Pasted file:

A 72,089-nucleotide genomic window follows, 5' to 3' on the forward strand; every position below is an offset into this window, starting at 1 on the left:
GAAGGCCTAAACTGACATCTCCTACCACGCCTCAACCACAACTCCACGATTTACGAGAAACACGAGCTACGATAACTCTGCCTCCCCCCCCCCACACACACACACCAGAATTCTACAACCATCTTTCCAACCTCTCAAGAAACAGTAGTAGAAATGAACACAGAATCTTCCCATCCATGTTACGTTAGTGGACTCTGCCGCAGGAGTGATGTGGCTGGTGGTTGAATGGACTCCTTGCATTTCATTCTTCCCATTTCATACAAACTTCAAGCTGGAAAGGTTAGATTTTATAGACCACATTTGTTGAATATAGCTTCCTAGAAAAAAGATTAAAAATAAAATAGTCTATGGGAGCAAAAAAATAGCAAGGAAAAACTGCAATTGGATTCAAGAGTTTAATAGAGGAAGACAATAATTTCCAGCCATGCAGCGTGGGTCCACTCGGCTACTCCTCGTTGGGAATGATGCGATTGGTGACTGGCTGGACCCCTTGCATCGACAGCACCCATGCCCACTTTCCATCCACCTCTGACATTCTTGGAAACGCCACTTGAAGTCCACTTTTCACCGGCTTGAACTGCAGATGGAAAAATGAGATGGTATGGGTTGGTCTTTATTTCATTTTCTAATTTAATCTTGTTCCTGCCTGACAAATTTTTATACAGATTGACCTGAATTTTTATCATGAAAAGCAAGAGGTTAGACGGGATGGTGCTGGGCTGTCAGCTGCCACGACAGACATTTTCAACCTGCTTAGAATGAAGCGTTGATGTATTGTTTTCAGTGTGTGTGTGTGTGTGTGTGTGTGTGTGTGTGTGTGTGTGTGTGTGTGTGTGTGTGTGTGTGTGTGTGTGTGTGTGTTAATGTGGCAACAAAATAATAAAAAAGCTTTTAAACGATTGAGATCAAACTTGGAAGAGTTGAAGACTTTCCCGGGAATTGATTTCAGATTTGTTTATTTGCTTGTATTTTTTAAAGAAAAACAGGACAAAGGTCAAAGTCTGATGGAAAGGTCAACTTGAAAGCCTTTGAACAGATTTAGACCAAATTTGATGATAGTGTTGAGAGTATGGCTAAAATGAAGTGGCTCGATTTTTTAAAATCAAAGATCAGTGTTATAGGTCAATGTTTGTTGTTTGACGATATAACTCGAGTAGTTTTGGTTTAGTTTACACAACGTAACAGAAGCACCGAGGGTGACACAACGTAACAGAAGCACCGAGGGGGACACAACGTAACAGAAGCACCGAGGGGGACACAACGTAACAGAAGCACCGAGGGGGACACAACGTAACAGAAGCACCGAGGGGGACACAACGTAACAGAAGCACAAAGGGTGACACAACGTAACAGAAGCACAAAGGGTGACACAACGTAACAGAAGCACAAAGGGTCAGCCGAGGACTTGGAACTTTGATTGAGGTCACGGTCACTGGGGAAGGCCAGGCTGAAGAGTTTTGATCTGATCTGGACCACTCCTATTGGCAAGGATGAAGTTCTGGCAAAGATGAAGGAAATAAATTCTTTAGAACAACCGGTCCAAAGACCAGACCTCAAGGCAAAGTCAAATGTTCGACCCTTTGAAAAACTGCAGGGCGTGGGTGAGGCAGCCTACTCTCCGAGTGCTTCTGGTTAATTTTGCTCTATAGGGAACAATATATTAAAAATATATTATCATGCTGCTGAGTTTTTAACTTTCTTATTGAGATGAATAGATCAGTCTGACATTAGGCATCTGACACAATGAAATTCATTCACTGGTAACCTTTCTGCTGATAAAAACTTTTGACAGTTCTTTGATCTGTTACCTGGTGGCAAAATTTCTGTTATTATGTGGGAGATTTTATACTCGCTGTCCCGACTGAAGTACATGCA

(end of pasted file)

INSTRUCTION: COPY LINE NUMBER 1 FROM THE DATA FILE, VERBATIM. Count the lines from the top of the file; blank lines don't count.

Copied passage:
A 72,089-nucleotide genomic window follows, 5' to 3' on the forward strand; every position below is an offset into this window, starting at 1 on the left: